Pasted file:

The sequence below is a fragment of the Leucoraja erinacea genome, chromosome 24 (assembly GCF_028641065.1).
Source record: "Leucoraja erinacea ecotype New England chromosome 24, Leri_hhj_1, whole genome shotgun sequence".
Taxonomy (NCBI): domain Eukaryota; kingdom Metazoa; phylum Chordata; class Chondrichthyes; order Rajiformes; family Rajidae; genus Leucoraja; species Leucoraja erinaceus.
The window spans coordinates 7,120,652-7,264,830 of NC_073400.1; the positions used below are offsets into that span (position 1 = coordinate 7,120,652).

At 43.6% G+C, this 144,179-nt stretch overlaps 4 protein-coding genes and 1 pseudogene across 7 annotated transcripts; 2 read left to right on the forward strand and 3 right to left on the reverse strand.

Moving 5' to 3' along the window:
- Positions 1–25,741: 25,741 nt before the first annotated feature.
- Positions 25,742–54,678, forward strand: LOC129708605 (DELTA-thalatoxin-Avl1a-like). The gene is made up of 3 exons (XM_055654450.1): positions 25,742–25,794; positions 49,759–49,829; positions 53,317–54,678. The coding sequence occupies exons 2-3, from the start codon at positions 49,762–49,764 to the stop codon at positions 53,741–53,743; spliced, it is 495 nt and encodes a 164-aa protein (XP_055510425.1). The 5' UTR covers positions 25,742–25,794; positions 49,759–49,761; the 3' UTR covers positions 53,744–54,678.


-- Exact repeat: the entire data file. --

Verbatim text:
The sequence below is a fragment of the Leucoraja erinacea genome, chromosome 24 (assembly GCF_028641065.1).
Source record: "Leucoraja erinacea ecotype New England chromosome 24, Leri_hhj_1, whole genome shotgun sequence".
Taxonomy (NCBI): domain Eukaryota; kingdom Metazoa; phylum Chordata; class Chondrichthyes; order Rajiformes; family Rajidae; genus Leucoraja; species Leucoraja erinaceus.
The window spans coordinates 7,120,652-7,264,830 of NC_073400.1; the positions used below are offsets into that span (position 1 = coordinate 7,120,652).

At 43.6% G+C, this 144,179-nt stretch overlaps 4 protein-coding genes and 1 pseudogene across 7 annotated transcripts; 2 read left to right on the forward strand and 3 right to left on the reverse strand.

Moving 5' to 3' along the window:
- Positions 1–25,741: 25,741 nt before the first annotated feature.
- Positions 25,742–54,678, forward strand: LOC129708605 (DELTA-thalatoxin-Avl1a-like). The gene is made up of 3 exons (XM_055654450.1): positions 25,742–25,794; positions 49,759–49,829; positions 53,317–54,678. The coding sequence occupies exons 2-3, from the start codon at positions 49,762–49,764 to the stop codon at positions 53,741–53,743; spliced, it is 495 nt and encodes a 164-aa protein (XP_055510425.1). The 5' UTR covers positions 25,742–25,794; positions 49,759–49,761; the 3' UTR covers positions 53,744–54,678.